6. Sensitivity analysis illustrates how fiscal multipliers depend on key behavioral assumptions and the monetary authority’s response. Because GIMF is calibrated, it is useful to examine the sensitivity of the results to key calibration choices. For the fiscal measures considered, the degree of complementarity between private and public capital, the proportion of liquidity constrained households, and households’ effective planning horizons were found to be the calibration choices that have the largest impact on the magnitude of the fiscal multipliers. However, the results in Table I.1 (columns 2 and 3) illustrate that plausible ranges for these calibration choices do not alter the magnitudes of the multipliers by a significant amount.3 If monetary policy does not initially respond to the higher inflation resulting from the fiscal measures, the impact on GDP increases by a nontrivial amount (Table I.1, column 4).

D. The Impact of Announced Discretionary Fiscal Measures

7. As of the May 2009 Budget, the Commonwealth government had announced discretionary fiscal stimulus measures totaling almost 8 percent of GDP over five years. Table I.2 presents a breakdown of the measures that are heavily focused on public investment and transfers to low- and middle-income families, measures that the multiplier analysis suggests should be highly effective at stimulating activity.

Table I.2.

Australia: Fiscal Stimulus Measure as of May 2009 1/

(In Percent of GDP)

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These estimates are based on the material provided in the May 2009 Commonwealth Government Budget.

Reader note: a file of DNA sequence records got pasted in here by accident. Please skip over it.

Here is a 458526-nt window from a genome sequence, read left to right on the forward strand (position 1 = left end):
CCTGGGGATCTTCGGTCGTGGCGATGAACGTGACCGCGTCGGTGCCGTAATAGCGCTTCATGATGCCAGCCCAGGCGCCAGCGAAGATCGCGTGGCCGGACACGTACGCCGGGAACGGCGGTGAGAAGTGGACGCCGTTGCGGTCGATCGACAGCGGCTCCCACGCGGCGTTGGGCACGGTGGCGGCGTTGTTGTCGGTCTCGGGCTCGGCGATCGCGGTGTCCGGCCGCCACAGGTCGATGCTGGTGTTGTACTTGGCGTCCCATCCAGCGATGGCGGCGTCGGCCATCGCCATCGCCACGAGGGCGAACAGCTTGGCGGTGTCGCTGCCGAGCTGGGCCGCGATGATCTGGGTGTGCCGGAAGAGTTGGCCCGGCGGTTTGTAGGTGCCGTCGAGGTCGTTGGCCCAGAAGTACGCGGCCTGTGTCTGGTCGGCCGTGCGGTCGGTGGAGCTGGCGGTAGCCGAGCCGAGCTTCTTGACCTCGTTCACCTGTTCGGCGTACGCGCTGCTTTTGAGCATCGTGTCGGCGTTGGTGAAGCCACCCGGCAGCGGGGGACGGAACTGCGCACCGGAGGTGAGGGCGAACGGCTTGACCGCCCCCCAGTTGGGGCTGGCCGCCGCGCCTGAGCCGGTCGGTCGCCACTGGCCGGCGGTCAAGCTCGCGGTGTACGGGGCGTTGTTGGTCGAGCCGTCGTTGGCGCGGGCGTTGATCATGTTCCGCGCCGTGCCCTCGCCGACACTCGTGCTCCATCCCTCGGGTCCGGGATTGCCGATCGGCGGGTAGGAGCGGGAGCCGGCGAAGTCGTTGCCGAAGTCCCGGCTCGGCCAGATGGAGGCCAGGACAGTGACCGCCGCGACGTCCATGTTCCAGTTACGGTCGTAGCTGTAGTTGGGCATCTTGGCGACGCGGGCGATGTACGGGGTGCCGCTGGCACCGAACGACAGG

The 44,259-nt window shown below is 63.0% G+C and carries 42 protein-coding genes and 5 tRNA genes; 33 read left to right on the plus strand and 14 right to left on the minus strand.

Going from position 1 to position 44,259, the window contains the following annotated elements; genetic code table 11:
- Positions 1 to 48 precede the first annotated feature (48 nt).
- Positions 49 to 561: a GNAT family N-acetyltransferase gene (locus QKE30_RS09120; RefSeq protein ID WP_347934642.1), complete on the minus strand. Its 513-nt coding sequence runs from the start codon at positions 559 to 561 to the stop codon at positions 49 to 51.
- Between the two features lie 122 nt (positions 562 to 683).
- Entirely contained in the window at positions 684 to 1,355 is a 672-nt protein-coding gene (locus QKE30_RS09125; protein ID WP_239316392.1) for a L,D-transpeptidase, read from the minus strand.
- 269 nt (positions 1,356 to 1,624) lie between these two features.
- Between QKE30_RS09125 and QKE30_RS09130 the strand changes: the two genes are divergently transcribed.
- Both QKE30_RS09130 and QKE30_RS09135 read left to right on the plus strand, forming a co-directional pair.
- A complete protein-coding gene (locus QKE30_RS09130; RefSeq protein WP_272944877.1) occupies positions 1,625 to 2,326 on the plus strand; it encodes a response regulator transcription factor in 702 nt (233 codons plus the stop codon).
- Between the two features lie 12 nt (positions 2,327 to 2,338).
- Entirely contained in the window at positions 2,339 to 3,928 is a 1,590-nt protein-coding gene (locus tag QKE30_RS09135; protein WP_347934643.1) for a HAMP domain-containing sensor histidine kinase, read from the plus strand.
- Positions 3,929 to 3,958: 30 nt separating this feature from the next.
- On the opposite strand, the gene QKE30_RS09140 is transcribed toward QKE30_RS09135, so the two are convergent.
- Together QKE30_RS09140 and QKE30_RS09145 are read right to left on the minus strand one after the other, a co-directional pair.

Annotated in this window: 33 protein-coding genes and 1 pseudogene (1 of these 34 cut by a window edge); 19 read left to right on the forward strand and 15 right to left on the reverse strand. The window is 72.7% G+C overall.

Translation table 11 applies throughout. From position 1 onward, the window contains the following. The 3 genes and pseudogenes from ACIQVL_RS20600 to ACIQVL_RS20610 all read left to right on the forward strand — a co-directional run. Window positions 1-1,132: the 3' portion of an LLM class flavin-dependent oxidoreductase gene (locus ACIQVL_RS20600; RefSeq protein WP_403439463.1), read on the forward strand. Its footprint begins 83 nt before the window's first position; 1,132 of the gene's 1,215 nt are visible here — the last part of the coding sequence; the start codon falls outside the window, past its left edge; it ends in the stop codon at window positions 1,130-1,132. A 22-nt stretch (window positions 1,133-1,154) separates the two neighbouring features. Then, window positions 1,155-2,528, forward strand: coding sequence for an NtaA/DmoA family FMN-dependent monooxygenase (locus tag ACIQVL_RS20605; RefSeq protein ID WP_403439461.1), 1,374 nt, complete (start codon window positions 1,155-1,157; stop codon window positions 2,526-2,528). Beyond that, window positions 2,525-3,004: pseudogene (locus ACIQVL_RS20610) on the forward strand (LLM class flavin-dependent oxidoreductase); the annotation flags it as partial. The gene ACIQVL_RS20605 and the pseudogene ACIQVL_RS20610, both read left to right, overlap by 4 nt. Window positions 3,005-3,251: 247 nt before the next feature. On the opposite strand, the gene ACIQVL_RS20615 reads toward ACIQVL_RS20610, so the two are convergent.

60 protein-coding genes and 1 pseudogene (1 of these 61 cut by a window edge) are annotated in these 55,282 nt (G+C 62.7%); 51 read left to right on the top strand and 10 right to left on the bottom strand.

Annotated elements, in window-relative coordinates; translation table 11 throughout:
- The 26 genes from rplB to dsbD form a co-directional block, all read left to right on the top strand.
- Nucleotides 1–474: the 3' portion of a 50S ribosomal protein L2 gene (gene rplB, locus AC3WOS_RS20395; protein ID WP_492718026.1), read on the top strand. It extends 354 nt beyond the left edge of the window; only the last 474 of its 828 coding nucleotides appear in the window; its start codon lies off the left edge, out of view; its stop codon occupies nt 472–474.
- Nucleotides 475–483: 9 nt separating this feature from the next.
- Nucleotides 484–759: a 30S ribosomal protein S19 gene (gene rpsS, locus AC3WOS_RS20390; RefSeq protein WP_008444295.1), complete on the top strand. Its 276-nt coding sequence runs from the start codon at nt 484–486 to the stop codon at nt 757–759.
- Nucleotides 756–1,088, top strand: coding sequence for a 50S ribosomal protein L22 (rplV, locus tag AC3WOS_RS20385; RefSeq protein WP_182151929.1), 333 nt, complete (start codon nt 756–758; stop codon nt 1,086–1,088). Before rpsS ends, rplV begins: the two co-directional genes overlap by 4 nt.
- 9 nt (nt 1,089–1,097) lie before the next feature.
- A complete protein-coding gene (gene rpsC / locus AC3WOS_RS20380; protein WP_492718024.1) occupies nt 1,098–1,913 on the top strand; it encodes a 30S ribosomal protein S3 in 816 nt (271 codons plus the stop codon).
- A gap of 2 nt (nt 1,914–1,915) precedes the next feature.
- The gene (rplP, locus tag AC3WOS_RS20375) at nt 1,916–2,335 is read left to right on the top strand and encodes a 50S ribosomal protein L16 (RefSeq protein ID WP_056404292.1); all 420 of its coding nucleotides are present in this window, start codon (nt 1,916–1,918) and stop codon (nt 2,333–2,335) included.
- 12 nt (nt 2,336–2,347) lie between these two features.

8. GIMF estimates suggest that the announced stimulus will likely have a cumulative impact after 5 years of close to 10 percentage points of GDP. Table I.3 presents the model-simulated impact of the stimulus measures on GDP under alternative behavioral assumptions. The estimated cumulative impacts on GDP after five years range between 5¼ and 12¾ percentage points. The lowest estimated cumulative impact of 5¼ percentage points assumes that only a small portion of households are liquidity constrained, the complementarity between private and public capital is very low, and monetary policy must be tightened in response to the fiscal easing. Given the current degree of stress in financial markets, the outlook for inflation, and obvious infrastructure bottlenecks in Australia, this estimate is likely too low. It is probably reasonable to expect the impact to be close to that achieved under the base-case calibration with monetary accommodation and highly targeted transfers, which would bring the cumulative impact over the five years close to 10 percentage points of GDP. The largest estimate of almost 13 percentage points of GDP, however, is not outside the realm of possibilities, particularly if the infrastructure projects are targeted toward areas where bottlenecks have constrained the commodity sector.